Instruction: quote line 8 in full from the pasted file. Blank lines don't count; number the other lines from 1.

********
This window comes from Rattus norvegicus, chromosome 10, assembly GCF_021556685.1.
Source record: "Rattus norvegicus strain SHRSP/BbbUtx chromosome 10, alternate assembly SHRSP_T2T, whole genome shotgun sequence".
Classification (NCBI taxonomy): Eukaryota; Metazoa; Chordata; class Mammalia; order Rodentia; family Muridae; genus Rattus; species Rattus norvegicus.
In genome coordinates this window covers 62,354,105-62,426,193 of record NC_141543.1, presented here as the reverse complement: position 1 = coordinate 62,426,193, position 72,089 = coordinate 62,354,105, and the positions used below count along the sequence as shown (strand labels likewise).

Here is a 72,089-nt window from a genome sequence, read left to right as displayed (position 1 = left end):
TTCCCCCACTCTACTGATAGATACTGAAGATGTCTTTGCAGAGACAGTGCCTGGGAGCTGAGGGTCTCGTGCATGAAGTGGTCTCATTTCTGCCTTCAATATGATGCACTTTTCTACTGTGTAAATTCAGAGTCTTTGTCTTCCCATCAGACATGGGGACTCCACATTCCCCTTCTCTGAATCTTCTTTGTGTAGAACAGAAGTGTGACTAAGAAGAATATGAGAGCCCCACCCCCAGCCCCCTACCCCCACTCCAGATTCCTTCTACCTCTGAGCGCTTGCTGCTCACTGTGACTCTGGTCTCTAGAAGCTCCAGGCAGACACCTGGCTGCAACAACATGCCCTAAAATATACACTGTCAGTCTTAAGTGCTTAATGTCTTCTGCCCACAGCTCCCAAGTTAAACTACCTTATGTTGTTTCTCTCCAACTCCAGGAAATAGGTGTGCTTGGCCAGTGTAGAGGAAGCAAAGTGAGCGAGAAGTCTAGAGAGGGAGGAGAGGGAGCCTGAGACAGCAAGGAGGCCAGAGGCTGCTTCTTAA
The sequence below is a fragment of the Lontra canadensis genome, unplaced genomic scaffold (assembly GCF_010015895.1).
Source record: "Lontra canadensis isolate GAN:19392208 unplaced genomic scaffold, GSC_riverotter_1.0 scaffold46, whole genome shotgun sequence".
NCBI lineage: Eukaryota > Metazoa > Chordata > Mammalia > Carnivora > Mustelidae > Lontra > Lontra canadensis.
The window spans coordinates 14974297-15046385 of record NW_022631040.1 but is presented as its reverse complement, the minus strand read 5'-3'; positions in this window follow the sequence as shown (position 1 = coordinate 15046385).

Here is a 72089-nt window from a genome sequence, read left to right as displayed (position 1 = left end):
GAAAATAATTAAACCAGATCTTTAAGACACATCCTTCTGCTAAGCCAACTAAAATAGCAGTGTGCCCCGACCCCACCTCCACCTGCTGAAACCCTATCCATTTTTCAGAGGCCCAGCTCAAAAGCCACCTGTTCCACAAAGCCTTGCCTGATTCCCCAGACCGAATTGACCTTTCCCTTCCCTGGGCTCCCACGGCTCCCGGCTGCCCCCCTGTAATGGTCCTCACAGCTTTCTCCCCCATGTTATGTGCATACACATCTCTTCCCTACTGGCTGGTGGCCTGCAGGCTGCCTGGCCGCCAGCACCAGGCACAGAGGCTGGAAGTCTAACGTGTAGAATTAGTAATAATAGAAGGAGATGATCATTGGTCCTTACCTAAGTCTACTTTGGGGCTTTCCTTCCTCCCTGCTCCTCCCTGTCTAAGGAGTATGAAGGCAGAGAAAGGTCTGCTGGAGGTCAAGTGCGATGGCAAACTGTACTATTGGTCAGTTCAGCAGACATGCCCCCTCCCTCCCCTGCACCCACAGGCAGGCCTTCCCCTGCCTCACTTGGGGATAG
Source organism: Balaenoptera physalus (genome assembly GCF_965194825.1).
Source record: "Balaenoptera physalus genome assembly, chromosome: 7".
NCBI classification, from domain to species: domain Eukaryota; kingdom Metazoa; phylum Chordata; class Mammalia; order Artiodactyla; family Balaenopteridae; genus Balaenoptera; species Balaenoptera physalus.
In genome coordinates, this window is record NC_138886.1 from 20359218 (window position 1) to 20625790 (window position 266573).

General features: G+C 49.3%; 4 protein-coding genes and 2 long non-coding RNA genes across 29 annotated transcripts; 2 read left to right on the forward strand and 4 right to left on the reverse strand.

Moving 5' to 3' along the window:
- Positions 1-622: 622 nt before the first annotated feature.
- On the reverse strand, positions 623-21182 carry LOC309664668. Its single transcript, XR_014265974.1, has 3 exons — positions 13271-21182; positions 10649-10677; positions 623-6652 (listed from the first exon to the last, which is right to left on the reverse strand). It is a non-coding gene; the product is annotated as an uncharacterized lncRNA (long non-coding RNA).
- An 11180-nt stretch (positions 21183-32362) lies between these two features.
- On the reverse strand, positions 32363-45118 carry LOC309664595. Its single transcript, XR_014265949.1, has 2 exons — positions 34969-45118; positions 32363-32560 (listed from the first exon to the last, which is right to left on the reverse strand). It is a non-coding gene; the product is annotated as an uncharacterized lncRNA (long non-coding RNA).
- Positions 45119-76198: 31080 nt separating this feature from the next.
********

Source record: "Lontra canadensis isolate GAN:19392208 unplaced genomic scaffold, GSC_riverotter_1.0 scaffold46, whole genome shotgun sequence".